1. THE CATS – as always, our cats have been a source of pain and pleasure. Bib seems to find it impossible to pee in the litter tray (though she will happily poo in it!) – she’s been checked over by the vet & there’s nothing physically wrong. But when she’s curled up in a small furry ball in your arms, it’s very hard to get cross with her! Jasper is our hefty bedtime companion, and spends a lot of the night mounting a take-over bid for the entire bed. He’s still a biter though, so we need to be careful. He’s not a lap cat, not at all, but last week, he crept onto my lap and lay there for a couple of minutes. It may happen yet!

Jasper, planning his next move.

2. BUYING A NEW TOP – Okay, we don’t have a lot of spare cash to be throwing around, but I’m afraid that the day after I’d been told I was going to need chemo, I went online and ordered this.I know it was naughty of me…but I did so like it!

tiny picture!

3. MR FD – but of course! He’s been a rock through all of this. He can’t quite grasp all my mood swings (and, sorry, dear, I fear they’re only going to get worse!) and sometimes he tries to tell me stuff when all I want is for him to hold me – but I know he is doing his very best, and that this is hard for him too.

An unflattering photo of Mr FD taken, when he was unawares, having just found the fève in the Galette des Rois. “Do I have to wear the crown?”

4. FAMILY & FRIENDS – messages of support, offers to knit me a hat (thanks, Michelle!), gifts of unscented handmade soap (“because chemo can affect your sense of smell”), promises to make me look glamorous (that will be an impossible task, I fear!), constant checking up, and offers to do things for me, Mum sending me a cheque “in case you need to buy expensive bras”…So many lovely people who care about me. It is very humbling.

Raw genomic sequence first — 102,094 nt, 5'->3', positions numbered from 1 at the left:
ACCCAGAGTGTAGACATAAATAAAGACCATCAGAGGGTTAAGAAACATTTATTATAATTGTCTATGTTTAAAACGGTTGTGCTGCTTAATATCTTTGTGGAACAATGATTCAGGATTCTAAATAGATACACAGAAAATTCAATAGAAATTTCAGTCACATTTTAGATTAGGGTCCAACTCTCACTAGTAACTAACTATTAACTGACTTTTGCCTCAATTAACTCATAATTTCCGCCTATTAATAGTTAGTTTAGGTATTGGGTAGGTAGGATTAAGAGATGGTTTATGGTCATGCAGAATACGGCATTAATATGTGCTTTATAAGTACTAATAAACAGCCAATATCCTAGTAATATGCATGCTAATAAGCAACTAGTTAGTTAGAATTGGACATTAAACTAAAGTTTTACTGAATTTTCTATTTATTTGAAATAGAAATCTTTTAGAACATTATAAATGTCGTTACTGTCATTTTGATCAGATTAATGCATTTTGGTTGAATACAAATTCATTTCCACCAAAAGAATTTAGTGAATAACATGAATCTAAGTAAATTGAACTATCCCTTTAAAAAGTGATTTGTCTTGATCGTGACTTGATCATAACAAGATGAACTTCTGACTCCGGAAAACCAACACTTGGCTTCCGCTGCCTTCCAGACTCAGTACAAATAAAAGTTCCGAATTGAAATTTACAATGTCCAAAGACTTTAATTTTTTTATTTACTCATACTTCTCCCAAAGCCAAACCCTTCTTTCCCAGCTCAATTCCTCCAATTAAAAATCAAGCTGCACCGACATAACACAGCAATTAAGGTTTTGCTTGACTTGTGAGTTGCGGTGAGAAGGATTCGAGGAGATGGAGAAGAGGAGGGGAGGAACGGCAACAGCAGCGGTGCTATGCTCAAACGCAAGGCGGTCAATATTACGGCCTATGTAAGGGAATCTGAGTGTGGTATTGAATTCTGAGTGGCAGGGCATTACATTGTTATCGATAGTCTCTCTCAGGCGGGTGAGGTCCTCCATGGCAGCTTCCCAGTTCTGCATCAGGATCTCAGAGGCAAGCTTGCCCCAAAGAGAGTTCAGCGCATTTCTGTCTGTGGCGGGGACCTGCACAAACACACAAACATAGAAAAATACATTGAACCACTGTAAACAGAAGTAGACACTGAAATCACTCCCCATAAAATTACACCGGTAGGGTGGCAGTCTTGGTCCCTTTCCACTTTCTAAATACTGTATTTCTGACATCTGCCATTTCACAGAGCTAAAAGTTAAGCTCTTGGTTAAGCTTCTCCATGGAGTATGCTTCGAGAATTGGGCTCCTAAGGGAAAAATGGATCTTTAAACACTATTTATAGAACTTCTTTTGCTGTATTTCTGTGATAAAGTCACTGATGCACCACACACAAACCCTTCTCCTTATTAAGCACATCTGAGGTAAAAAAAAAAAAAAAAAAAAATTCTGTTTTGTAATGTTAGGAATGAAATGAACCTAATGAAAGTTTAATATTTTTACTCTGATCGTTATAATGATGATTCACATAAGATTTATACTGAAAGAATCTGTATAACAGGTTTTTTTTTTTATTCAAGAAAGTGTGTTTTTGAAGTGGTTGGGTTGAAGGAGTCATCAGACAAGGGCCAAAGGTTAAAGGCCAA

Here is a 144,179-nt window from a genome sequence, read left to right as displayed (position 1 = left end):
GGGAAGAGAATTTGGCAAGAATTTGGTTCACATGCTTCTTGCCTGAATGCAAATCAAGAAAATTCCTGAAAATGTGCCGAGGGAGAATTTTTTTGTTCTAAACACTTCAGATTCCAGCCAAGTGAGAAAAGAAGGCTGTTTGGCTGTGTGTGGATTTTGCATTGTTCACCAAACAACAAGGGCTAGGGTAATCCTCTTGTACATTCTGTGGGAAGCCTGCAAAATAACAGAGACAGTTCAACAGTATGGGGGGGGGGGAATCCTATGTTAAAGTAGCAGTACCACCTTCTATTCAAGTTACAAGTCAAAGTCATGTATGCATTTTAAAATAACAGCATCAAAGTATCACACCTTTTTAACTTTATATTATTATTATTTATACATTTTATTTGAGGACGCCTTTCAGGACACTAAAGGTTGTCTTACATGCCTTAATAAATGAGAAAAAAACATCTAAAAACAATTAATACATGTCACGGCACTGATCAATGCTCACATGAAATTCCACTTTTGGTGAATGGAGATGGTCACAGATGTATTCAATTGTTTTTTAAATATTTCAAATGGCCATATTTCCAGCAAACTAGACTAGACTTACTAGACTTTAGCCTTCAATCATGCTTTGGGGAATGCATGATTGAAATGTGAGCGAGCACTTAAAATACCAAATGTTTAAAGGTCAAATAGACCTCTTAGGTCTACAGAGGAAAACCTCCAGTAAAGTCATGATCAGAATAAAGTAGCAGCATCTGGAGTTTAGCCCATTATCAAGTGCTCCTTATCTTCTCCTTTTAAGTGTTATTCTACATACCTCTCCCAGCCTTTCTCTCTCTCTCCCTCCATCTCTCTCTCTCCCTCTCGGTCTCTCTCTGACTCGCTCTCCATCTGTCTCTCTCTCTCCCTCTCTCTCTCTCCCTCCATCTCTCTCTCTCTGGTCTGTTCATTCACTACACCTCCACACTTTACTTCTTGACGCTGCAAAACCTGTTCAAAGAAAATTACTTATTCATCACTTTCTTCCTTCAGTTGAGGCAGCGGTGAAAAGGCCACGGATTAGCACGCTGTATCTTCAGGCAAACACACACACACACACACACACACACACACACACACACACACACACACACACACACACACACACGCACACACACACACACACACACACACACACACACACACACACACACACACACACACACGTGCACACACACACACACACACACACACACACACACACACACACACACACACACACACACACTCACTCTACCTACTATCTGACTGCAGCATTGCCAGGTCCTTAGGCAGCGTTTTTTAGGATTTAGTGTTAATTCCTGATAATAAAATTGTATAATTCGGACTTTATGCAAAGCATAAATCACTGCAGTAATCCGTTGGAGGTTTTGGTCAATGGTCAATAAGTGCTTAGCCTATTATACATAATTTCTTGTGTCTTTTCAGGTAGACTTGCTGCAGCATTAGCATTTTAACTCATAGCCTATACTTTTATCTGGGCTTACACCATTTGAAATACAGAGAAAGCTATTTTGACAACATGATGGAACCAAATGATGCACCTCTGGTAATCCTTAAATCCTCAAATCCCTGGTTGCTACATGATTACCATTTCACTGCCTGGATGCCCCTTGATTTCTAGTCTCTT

5. PIZZA & WINE – Yes, I know I have to eat healthily – Dr Meunier emphasised this (and the need for regular, outdoor activity) – but the evening after the diagnosis, I wanted pizza. And wine. We’d bought “FD’s Juice Box” from Noz that day – a litre carton of Argentinian red wine, which isn’t half bad, for 79 cents! – and that, with the pizza made a good comfort food meal, followed by Thornton’s chocolates and “Taskmaster” on TV.


 I know I’ve already posted it, but I wanted to say a bit more. Clare Kenty is someone I met during my first year at Lines. Such fun, and even then she seemed grounded and sensitive. I say “even then” because she was young, smoked, smoked weed, and was a bit “out there”. Now, she’s moved to Canada, married and is into veganism, “womb wellness” (?!) and other stuff. None of which floats my boat, but each to their own; she has obviously found contentment. But this, this was just what I needed to hear at the moment I needed to hear it.

7 – GOD – I know that if you’re not a believer, you might think I bang on about Him a bit too much. Sorry about that, but more and more I find that I need to remind myself of His goodness, and His love for me. And you. Some people might ask “why has God allowed you to get cancer, if he’s so good?” I don’t think he has “allowed” it – cancer is a natural thing – stuff mutates, and that’s what these cells are doing. It’s just my tough shit that it’s happening to me! If you look at so many things in creation, they are of a consequence of other things. It’s likely that my cancer is a consequence of being on the Pill for 25 years or so…I don’t know why it was created so, but there you go. I trust God to see me through. You’re probably sick of it by now but here it is again:

Sorry…this has ended up being about cancer again. I must stop banging on about it. There are other things than that, Fat Dormouse!

Just like buses…

I like a nice wedding, me – as long as I know people there, of course.

I went to my God-daughter’s wedding three years ago – it was a lovely occasion, but I was a bit nervous of knowing just the bride, her mother & father. I’m not great at meeting people for the first time and making small talk. Happily, there were two very old friends who I’d lost touch with, and we had a great time, catching up, talking and soon. But that had been mly first wedding for donkey’s years.

My niece, Rose, got married two summers ago, but that really was a quiet “do”. The whole family met for a meal the night before, then Rose, and David, my mum, my brother, and David’s parents went to the registry office, and we joined them for a cup of coffee afterwards. And that was it.

That was it for weddings – we’d not expected them really – young people very often don’t get married. My other niece, Ruth, has two children and has been living with Dave for several years, my nephew Kieran has two children and has been with his girlfriend for several years…So Mr FD and I were delighted to be invited to the wedding of my Godson’s brother and his girlfriend.